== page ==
The great depression was a serious economic crisis between 1929 and 1933. It led to so many people loosing their jobs and even the farmers were not spared. Businesses went bankrupt and industries were incapacitated. In his book down and out in Paris and London, George Orwell tells of his experience in while living with the unemployed and the miners. However, the most significant thing between the Great depression and George Orwell, is that this is when he was “born”. Just to give an insight, a child Eric Blair was born to a family of British middle class in 1903 in India. In his child hood, he had experienced the good side of the British empire and had the best education. Blair’s future seemed bright and naturally he was expected to follow in his dad’s footstep. Thus in 1922, he linked up with the imperial police who were stationed in Burma.

However, Blair had gotten his suspicion for the ruling class and their unlawful authority as he was undergoing education in Eton. After working for five years, his conscious could not stand the oppression and exploitation in Burma. Thus he returned back to Britain influenced to be anti- imperialist. Upon his return, he was obviously not taking sides with the rule of the day and thus, to avoid bringing shame to his family, he was reborn through a change of name to George Orwell. His rebirth was marked by the documentations he wrote outlining the poor and the working class oppression. Among these documentaries was the book Down and Out in Paris and London 1933. The book Down and out in Paris and London has great connections with the history of Europe. First the writer gives a candid experience of the lives of the working class in London and in Paris. These cities are in Europe and thus a rather raw picture of Europe during the depression which has a great mark in European history is painted. The book literally talks more of the European history but in other words. The casual houses or the spikes are terms synonymous with the European world. It is in this book that George fighting in the Spanish war for the republicans during the Second World War. Some of these experiences are what we learn in the European history but they sound more convincing when they come from a man who really had an upper hand as they happened. In conclusion This book is a perfect picture of the specific historical details about the political and economic circumstances of Europe in the 1920s and early 1930s. [pic]The [pic]power [pic]of [pic]the [pic]Great Depression [pic]left [pic]many [pic]people [pic]in [pic]poverty, [pic]disdain [pic]and [pic]anguish. Orwell describes poverty as he saw it and experienced it. It is brutal, debilitating, full of suffering and demeaning to the core of one’s being. It was almost impossible for George to publish his book. It is disputed as to whether the original publication really came to see the light of the day. Many publishers could not agree to publish George’s book as the reality covered in it was really a sore to the authorities. The authorities could agree to face the reality that some of its people in the lower levels were being mistreated. They would rather stick to their belief that it was out of their own fault that they had to lead so miserable live. George had a tough time trying to convince that the lower class was decent people facing economic obstacles. The empathy exhibited by George was vey touchy. Some pessimistic argue the fact whether George was merely taking journalistic adventure. However, we get to learn the virtue of empathy in its essence.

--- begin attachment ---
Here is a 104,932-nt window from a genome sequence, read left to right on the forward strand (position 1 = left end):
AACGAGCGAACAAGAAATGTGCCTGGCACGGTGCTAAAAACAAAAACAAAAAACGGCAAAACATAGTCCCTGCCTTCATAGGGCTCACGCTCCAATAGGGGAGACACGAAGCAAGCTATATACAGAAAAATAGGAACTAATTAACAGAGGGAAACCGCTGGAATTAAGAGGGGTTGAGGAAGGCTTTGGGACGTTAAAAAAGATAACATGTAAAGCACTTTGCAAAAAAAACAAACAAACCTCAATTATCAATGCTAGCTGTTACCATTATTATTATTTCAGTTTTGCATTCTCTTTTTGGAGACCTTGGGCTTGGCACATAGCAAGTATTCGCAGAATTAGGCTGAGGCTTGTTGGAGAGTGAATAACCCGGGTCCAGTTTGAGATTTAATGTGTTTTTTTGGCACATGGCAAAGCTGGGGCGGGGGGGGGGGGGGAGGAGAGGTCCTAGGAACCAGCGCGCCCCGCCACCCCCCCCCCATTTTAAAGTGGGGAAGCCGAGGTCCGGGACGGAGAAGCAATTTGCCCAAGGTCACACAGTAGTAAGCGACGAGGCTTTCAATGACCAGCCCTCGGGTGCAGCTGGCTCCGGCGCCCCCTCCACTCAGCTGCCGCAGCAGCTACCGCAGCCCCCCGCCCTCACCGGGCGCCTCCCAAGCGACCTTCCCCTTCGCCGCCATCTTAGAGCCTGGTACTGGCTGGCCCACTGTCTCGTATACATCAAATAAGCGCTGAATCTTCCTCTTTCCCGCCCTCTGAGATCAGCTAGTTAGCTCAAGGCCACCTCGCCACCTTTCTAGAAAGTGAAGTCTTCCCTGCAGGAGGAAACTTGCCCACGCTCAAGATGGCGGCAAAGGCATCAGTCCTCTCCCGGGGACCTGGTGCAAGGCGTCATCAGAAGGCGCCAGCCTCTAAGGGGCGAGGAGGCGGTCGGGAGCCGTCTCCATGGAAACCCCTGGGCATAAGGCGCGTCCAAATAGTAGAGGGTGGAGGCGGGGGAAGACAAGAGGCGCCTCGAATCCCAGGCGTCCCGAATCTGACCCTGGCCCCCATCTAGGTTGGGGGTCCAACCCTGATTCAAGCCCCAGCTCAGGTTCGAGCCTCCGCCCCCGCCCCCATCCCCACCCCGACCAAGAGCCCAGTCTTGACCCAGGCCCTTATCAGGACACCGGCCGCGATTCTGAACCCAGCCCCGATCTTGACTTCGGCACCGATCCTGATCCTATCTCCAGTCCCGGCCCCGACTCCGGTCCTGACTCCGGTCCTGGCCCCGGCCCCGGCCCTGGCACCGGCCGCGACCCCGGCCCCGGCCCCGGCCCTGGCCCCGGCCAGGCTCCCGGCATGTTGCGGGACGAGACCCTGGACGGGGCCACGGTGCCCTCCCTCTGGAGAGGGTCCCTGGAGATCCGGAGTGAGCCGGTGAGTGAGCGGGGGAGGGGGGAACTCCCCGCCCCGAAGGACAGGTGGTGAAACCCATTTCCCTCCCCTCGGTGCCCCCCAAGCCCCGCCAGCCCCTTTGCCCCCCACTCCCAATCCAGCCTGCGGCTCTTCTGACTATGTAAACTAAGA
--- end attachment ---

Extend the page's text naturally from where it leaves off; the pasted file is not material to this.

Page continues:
Reference
Orwell, G. (1965). Down and out in Paris and London. New York: Harcourt.